Study analyses risks of maternal infections, neurodevelopmental disorders in offspring
With the help of a mouse model, researchers have found that the immune responses in a female before pregnancy can help predict how her offsprings are to have behavioural deficits if the immune system is activated during pregnancy.
- United States
With the help of a mouse model, researchers have found that the immune responses in a female before pregnancy can help predict how her offsprings are to have behavioural deficits if the immune system is activated during pregnancy. The results of the study could help resolve what role serious infections during pregnancy play in the later development of conditions such as autism and schizophrenia in the offspring.
The researchers from the Center for Neuroscience at the University of California, Davis co-authored the study findings published in the journal Brain, Behavior, and Immunity. Both genetics and a variety of environmental risk factors are thought to play a role in mental illness, said Professor Kim McAllister, director of the Center for Neuroscience and senior author on the paper.
"Most pregnancies are resilient, although the risk from maternal immune activation is low, it could provide a way into the underlying problems that lead to schizophrenia or autism," she said. "Our research focuses on how to predict which pregnancies are at risk and discover new ways to intervene and prevent disease in offspring."
The first evidence for a role for maternal infection in mental and developmental disorders came from the influenza epidemic of 1918, McAllister said. Epidemiological studies 15 to 20 years later of children who were in gestation at the time showed an increase in these disorders. Other evidence comes from animal studies.Apart from influenza, a wide variety of viruses and bacteria have been implicated in maternal immune activation. So the effect is more likely due to the mother's reaction to infections than with the infectious organism itself.
To reproduce this in mice, McAllister's team doses pregnant mice with a molecule called polyinosinic:polycytidylic acid, or poly (I:C), which is double-stranded RNA, the genetic material for many viruses including influenza and coronaviruses. The immune system recognizes poly (I:C) as if it were a virus and triggers an immediate inflammatory response, especially releasing a molecule called interleukin-6, or IL-6.
The mice continue with the pregnancy and when the offspring are about 2 months old, the researchers test them for behavioural abnormalities, such as repetitive behaviours or freezing in place. Professor Judy Van de Water, an immunologist at the UC Davis School of Medicine and part of Estes' thesis committee, suggested looking at baseline immune reactivity in the mice before they became pregnant.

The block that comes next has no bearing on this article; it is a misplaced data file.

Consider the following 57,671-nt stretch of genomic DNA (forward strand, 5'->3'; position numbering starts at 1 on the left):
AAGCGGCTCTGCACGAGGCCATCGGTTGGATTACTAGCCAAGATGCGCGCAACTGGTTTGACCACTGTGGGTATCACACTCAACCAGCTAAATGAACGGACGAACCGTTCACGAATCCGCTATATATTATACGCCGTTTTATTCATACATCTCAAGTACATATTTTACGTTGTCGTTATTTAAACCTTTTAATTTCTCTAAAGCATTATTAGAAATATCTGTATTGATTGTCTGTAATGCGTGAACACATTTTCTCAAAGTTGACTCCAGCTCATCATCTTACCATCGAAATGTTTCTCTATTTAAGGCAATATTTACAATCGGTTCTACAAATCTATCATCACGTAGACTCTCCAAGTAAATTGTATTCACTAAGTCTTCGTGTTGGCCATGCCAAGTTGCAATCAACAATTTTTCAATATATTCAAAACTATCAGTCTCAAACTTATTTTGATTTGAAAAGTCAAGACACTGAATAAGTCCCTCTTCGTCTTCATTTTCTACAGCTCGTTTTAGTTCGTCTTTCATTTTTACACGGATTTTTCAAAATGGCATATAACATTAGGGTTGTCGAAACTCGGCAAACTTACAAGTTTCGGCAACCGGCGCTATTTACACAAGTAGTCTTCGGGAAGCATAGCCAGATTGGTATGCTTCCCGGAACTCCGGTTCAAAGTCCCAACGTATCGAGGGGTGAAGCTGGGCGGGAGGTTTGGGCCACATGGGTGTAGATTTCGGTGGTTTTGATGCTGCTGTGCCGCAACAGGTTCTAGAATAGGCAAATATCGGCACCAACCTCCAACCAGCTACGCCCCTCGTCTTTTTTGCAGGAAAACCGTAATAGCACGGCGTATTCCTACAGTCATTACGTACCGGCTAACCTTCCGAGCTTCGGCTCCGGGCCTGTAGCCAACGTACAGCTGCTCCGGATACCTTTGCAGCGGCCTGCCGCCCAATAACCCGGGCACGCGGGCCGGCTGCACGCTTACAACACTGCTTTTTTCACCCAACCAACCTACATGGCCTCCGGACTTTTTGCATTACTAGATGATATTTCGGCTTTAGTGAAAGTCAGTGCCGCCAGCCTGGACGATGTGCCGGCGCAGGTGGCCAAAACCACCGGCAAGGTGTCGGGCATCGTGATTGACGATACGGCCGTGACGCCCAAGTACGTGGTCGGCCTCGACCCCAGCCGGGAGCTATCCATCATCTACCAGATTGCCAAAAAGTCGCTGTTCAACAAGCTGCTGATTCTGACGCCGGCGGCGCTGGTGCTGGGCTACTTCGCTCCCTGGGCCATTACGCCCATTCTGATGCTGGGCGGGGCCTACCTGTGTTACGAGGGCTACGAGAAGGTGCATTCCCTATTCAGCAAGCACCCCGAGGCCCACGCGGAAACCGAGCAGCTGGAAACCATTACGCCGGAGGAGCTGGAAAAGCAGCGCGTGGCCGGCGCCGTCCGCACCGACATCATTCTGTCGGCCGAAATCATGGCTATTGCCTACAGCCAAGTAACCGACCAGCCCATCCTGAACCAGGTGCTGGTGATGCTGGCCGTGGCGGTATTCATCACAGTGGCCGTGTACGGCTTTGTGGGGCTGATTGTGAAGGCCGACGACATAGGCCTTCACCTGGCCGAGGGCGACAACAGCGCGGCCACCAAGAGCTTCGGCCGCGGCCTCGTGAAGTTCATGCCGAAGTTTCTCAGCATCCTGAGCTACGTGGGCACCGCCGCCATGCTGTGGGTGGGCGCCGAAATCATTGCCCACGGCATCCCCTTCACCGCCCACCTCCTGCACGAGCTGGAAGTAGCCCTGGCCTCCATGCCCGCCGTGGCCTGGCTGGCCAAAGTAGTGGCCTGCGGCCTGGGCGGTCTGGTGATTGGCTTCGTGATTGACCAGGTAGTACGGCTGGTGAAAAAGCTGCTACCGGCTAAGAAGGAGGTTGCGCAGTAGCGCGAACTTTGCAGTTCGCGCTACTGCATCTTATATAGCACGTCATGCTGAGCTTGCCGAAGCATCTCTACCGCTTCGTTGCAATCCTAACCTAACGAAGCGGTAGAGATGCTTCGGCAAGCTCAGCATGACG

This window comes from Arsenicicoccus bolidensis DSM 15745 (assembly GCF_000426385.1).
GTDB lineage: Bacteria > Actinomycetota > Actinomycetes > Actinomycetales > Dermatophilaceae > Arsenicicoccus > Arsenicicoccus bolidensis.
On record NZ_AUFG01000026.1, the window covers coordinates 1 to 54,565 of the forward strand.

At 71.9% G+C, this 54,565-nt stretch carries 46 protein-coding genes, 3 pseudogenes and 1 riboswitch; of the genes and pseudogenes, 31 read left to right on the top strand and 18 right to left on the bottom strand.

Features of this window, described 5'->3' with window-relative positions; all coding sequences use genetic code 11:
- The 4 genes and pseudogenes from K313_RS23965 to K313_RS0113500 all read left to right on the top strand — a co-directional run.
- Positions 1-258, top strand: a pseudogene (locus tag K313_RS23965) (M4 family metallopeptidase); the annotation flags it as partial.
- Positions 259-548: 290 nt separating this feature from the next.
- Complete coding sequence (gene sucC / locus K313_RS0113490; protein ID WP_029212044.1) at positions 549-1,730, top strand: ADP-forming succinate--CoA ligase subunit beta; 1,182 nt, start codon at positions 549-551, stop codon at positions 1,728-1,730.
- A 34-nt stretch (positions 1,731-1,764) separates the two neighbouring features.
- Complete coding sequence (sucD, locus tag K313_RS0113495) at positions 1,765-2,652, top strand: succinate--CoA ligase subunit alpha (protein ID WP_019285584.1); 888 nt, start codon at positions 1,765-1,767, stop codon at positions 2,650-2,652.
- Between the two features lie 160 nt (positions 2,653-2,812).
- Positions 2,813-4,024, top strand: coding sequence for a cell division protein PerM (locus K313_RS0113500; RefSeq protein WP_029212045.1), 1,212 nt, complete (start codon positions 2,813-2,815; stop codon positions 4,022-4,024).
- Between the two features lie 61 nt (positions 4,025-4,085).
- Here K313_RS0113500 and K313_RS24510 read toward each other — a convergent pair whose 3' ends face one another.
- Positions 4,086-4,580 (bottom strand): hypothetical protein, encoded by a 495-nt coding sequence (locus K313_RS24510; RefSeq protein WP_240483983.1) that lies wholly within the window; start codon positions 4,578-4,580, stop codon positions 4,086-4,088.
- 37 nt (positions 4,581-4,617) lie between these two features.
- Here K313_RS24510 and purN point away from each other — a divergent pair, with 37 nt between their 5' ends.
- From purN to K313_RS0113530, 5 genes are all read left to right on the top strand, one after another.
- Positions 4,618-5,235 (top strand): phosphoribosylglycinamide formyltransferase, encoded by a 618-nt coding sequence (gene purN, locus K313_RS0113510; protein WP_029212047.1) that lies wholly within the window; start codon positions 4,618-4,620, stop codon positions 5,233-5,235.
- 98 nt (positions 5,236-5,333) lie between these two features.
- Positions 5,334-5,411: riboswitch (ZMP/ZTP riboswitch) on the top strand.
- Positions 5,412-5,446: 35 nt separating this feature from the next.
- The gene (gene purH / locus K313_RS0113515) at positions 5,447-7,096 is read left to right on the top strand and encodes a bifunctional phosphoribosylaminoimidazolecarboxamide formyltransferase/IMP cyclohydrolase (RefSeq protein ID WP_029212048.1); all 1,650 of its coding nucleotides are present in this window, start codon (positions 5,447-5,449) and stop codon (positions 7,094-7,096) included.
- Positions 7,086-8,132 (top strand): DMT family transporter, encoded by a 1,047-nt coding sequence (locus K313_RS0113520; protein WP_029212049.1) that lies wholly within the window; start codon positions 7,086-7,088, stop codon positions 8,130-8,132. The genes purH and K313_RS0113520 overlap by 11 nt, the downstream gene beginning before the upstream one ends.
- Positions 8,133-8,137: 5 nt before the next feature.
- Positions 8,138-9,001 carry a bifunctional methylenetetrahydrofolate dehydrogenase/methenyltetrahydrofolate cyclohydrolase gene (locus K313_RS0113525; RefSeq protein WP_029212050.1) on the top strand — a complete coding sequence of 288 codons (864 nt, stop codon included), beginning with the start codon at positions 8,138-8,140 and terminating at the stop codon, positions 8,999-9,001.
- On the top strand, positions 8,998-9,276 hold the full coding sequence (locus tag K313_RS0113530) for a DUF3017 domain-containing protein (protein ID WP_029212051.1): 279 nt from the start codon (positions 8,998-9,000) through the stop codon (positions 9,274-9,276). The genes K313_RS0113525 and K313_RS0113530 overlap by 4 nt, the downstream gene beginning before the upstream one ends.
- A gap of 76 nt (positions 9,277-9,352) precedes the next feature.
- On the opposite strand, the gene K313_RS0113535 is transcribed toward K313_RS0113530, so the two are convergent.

When they did that, the team found that the IL-6 response of a particular mouse to poly (I:C) before it became pregnant could predict the likelihood of behavioural problems in offspring if the mouse were treated with poly (I:C) later during pregnancy. "People assume that their mice are all the same, but there is clearly a wide range of baseline immunoreactivity," McAllister said. That baseline immunoreactivity turns out to predict resilience or susceptibility to immune activation during pregnancy.
"We can dose them with poly (I:C) and look at the IL-6 response and predict which ones will have affected offspring if we treat them during pregnancy," she said.With a reliable model for resilience and susceptibility, researchers can start to work out what genes and proteins involved in brain development are affected by immune activation and how this could lead to neurodevelopmental disorders. "The next steps are to figure out what it is that is different about those mice," McAllister said.
"Now that we can predict which mice are at risk, we want to determine how specific patterns of immune signalling in the mom cause distinct outcomes in offspring. We are hoping to figure out how maternal infection can lead to no problem in many pregnancies and to a range of distinct diseases in offspring from other pregnancies," McAllister added. Secondly, it could lead to biomarkers for identifying pregnancies at higher risk from infections and taking steps to protect mothers by vaccination or treatment.
That will likely involve further work in mice followed up with experiments in nonhuman primates before moving into human studies. (ANI)
(This story has not been edited by Devdiscourse staff and is auto-generated from a syndicated feed.)